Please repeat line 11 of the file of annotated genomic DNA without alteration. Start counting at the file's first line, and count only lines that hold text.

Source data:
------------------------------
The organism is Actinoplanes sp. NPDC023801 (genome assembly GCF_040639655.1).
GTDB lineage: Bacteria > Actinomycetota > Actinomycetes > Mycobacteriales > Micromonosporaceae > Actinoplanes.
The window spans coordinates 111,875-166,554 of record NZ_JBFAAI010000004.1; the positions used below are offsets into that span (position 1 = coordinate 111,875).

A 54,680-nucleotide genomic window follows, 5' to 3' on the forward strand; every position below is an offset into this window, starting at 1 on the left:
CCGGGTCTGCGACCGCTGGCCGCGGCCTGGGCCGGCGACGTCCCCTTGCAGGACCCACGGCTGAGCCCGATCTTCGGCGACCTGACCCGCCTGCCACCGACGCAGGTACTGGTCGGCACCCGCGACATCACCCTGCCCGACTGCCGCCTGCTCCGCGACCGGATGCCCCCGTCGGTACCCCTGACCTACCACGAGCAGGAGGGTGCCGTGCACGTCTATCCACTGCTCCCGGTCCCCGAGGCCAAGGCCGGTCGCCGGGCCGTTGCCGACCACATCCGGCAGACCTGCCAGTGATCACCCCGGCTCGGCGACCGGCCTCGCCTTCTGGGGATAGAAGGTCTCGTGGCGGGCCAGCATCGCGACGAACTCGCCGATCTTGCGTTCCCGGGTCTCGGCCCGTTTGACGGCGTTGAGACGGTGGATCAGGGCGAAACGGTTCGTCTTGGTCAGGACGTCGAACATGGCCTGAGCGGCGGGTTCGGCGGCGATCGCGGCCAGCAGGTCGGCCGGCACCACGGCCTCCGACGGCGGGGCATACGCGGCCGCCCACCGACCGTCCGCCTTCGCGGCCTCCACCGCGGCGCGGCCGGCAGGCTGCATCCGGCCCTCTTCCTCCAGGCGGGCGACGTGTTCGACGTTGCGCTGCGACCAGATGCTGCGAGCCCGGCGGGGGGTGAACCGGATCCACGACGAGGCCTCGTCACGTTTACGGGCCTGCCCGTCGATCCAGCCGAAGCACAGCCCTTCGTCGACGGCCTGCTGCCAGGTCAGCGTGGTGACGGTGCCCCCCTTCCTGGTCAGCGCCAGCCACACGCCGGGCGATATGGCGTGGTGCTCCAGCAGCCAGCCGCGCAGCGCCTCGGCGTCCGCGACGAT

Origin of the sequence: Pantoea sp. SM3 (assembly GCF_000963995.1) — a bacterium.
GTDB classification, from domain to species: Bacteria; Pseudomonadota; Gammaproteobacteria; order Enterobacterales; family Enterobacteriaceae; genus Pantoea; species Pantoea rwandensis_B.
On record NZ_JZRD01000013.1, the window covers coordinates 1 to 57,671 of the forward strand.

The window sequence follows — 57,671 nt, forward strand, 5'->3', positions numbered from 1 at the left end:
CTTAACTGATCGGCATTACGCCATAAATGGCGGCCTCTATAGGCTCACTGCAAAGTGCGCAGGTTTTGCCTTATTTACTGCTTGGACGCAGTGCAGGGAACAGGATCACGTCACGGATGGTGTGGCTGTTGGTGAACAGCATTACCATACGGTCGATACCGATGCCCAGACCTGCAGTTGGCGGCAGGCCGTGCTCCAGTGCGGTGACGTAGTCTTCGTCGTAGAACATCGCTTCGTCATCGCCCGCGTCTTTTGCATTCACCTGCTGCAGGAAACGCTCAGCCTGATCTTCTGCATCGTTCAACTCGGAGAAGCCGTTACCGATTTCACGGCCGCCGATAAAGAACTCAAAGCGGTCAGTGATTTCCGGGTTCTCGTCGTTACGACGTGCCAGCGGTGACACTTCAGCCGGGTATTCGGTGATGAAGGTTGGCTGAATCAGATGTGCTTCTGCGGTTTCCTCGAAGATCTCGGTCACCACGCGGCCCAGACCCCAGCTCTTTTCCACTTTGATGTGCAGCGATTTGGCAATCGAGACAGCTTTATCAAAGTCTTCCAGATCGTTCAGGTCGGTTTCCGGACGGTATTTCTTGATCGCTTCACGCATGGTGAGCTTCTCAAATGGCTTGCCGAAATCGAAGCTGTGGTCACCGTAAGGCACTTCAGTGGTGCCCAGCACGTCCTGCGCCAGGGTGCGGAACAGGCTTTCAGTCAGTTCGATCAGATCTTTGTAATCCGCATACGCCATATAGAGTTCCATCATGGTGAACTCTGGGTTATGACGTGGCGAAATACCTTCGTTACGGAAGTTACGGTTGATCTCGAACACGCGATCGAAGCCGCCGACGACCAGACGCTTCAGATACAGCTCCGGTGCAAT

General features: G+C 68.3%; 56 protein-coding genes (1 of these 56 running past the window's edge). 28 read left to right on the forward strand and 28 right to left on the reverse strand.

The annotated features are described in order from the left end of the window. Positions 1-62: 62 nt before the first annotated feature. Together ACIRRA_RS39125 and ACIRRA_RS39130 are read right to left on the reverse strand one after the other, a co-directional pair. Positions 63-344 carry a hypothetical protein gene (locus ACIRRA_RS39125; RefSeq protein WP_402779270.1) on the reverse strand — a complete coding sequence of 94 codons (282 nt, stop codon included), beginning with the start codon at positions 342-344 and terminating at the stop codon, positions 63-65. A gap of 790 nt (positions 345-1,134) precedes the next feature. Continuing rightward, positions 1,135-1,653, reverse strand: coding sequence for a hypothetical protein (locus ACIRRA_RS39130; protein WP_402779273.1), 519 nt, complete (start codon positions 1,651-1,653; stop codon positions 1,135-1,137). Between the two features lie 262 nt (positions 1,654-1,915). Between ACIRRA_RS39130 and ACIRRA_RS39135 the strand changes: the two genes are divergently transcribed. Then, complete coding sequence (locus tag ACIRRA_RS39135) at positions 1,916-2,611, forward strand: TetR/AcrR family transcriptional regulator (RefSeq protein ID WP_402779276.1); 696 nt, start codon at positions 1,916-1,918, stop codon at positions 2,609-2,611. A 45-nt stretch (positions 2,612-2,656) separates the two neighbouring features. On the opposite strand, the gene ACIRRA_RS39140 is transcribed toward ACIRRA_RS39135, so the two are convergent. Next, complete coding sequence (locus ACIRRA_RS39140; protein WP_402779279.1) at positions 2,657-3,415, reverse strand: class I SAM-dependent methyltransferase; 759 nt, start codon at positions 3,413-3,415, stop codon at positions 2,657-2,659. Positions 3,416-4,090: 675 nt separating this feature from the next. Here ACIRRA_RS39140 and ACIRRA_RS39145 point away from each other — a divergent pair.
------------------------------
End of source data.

General features: G+C 68.3%; 56 protein-coding genes (1 of these 56 running past the window's edge). 28 read left to right on the forward strand and 28 right to left on the reverse strand.